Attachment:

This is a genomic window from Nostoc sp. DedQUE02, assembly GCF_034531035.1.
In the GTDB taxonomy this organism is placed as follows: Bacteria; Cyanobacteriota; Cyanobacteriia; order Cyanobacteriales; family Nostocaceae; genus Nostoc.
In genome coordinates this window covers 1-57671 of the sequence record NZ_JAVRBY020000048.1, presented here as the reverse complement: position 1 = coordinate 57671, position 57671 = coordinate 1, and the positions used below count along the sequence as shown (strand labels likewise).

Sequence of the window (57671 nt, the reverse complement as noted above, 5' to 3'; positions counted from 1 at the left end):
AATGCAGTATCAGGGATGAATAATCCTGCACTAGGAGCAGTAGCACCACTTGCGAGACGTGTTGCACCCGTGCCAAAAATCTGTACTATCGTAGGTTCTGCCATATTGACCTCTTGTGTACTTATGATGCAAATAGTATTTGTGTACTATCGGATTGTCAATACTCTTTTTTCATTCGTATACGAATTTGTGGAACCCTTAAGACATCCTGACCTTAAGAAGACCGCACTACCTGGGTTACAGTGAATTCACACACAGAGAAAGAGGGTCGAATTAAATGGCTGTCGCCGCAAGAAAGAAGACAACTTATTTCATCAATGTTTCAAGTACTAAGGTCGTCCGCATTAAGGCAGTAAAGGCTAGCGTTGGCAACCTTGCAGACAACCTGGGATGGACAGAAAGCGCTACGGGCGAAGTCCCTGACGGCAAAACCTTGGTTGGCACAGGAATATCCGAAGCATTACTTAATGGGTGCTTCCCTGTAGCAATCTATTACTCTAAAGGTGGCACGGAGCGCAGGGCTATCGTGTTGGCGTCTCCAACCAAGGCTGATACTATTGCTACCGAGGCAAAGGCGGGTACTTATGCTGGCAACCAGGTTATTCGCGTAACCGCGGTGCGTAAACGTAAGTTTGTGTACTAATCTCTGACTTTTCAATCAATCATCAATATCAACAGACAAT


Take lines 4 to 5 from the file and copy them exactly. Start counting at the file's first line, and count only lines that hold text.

Sequence of the window (57671 nt, the reverse complement as noted above, 5' to 3'; positions counted from 1 at the left end):
AATGCAGTATCAGGGATGAATAATCCTGCACTAGGAGCAGTAGCACCACTTGCGAGACGTGTTGCACCCGTGCCAAAAATCTGTACTATCGTAGGTTCTGCCATATTGACCTCTTGTGTACTTATGATGCAAATAGTATTTGTGTACTATCGGATTGTCAATACTCTTTTTTCATTCGTATACGAATTTGTGGAACCCTTAAGACATCCTGACCTTAAGAAGACCGCACTACCTGGGTTACAGTGAATTCACACACAGAGAAAGAGGGTCGAATTAAATGGCTGTCGCCGCAAGAAAGAAGACAACTTATTTCATCAATGTTTCAAGTACTAAGGTCGTCCGCATTAAGGCAGTAAAGGCTAGCGTTGGCAACCTTGCAGACAACCTGGGATGGACAGAAAGCGCTACGGGCGAAGTCCCTGACGGCAAAACCTTGGTTGGCACAGGAATATCCGAAGCATTACTTAATGGGTGCTTCCCTGTAGCAATCTATTACTCTAAAGGTGGCACGGAGCGCAGGGCTATCGTGTTGGCGTCTCCAACCAAGGCTGATACTATTGCTACCGAGGCAAAGGCGGGTACTTATGCTGGCAACCAGGTTATTCGCGTAACCGCGGTGCGTAAACGTAAGTTTGTGTACTAATCTCTGACTTTTCAATCAATCATCAATATCAACAGACAAT